One-third of the patients develop severe disease that affects multiple organs in the body and leads to lethally low blood pressure. Death rates in severe disease can reach up to 70 percent without treatment and 24 percent with treatment.
The team of researchers including from Christian Medical College in Vellore, Tamil Nadu, and PGIMER Chandigarh in a study of 800 adult patients demonstrated that treatment with intravenous doxycycline and azithromycin is more effective than using either drug on its own.
Scrub Typhus: Treatment
The findings, published in The New England Journal of Medicine, showed that antibiotic combo therapy led to an early discharge of patients — by day seven — from hospital. The patients also had fewer persisting complications, such as respiratory distress syndrome (ARDS), hepatitis, hypotension/shock, meningoencephalitis, and kidney failure. The overall mortality rate in this study was 12 per cent.
“This new evidence will change treatment guidelines and save the lives of thousands of people with scrub typhus in the future,” Prof George M Varghese, from CMC’s Department of Infectious Diseases, said in a statement.
Scrub typhus is a major public health threat in India and other South Asian countries. It is estimated that in endemic regions, about a billion people are at risk of contracting the infection, while a million people get infected and 1.5 lakh people die from it every year.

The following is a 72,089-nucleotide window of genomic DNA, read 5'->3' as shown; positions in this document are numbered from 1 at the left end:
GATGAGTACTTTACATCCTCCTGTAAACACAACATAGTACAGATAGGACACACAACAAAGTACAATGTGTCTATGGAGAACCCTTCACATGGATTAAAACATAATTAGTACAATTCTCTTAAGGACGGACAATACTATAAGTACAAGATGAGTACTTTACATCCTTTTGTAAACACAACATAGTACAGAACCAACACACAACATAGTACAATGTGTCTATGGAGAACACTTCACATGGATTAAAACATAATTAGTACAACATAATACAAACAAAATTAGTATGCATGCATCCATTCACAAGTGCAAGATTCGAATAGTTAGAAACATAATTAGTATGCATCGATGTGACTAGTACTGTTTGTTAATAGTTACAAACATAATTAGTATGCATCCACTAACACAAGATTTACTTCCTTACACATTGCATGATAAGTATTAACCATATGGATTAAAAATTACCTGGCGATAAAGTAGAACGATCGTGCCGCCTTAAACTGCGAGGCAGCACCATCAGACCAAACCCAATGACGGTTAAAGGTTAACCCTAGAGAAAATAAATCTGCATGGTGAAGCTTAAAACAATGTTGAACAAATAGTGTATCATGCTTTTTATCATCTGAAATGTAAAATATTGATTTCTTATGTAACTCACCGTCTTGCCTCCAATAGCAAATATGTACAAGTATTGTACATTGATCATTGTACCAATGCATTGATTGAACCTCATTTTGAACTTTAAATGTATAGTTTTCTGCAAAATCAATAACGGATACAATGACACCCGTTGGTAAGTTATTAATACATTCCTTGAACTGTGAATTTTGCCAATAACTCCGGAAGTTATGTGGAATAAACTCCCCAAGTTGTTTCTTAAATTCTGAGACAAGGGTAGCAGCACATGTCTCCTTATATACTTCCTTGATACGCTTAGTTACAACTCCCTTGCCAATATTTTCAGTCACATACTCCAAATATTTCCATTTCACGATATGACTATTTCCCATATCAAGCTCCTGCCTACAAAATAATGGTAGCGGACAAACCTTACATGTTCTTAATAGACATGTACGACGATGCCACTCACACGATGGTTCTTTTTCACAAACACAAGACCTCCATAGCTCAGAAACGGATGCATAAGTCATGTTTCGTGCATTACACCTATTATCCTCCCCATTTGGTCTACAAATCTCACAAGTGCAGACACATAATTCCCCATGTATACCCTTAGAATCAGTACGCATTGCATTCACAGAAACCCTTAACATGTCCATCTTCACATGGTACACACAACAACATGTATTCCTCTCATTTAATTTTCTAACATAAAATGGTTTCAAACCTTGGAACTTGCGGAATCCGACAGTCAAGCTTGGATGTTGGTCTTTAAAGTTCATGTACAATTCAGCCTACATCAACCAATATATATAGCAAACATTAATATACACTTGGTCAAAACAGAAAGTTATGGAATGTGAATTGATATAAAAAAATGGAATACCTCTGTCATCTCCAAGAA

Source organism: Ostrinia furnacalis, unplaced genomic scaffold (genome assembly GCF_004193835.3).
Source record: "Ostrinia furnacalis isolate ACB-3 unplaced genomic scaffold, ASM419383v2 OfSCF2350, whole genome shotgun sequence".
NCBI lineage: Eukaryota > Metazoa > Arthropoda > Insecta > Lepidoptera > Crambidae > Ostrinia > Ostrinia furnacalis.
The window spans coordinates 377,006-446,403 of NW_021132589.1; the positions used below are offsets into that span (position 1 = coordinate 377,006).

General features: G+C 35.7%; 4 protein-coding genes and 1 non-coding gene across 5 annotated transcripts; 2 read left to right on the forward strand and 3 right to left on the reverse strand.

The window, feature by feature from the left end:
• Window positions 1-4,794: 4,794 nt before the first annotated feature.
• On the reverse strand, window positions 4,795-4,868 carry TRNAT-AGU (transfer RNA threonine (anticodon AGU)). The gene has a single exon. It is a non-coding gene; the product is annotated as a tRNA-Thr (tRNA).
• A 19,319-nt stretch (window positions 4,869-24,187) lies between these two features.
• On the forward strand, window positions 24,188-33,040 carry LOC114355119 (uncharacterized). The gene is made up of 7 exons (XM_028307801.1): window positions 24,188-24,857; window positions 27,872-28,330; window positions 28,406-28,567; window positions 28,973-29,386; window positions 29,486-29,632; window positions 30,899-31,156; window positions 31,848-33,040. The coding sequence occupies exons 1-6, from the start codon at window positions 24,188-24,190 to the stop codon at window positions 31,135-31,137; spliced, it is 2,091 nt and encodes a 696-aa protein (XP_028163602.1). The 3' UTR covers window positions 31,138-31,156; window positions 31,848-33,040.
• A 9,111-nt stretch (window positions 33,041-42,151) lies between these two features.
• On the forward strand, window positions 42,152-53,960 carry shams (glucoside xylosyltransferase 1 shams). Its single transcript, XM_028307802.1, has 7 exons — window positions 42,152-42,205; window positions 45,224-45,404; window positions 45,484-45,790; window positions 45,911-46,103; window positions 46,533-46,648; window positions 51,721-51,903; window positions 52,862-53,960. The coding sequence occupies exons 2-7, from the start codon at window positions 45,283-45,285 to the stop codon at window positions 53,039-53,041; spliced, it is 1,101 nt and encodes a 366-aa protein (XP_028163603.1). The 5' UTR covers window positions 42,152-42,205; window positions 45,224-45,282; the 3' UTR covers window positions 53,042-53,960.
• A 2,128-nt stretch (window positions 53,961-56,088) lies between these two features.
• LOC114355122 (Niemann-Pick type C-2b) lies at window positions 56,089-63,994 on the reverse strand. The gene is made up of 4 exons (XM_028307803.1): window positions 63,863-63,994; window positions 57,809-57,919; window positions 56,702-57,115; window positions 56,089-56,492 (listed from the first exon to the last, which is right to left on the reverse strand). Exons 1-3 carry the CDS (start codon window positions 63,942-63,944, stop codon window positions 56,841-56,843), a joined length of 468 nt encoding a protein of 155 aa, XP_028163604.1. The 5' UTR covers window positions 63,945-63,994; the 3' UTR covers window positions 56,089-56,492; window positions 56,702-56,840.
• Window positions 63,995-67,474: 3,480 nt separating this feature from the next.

As Orientia tsutsugamushi is a bacterium which multiplies and survives inside host cells, it is important that the antibiotic reaches high concentrations within host cells as well.
This study found that when both azithromycin and doxycycline were administered together to patients with severe scrub typhus, the bacteria were cleared away quicker and patients improved faster.
This could be because doxycycline and azithromycin stop the bacteria from producing proteins through different, but complementary, mechanisms.
The combination of the two drugs may have resulted in a more complete blockade of protein synthesis and consequently reduced bacterial growth and multiplication.
As combination therapy quickly controlled bacterial growth within the first week of infection, severe disease may have been prevented and resolution of symptoms might have quickened, the researchers said.